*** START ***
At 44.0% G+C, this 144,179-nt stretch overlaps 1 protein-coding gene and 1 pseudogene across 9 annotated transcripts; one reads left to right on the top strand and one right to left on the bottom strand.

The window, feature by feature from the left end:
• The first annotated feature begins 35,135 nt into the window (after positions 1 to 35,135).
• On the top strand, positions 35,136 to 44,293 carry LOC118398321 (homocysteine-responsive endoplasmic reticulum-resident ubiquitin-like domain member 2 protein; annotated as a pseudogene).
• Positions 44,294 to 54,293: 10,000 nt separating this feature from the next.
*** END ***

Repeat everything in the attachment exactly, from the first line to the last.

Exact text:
At 44.0% G+C, this 144,179-nt stretch overlaps 1 protein-coding gene and 1 pseudogene across 9 annotated transcripts; one reads left to right on the top strand and one right to left on the bottom strand.

The window, feature by feature from the left end:
• The first annotated feature begins 35,135 nt into the window (after positions 1 to 35,135).
• On the top strand, positions 35,136 to 44,293 carry LOC118398321 (homocysteine-responsive endoplasmic reticulum-resident ubiquitin-like domain member 2 protein; annotated as a pseudogene).
• Positions 44,294 to 54,293: 10,000 nt separating this feature from the next.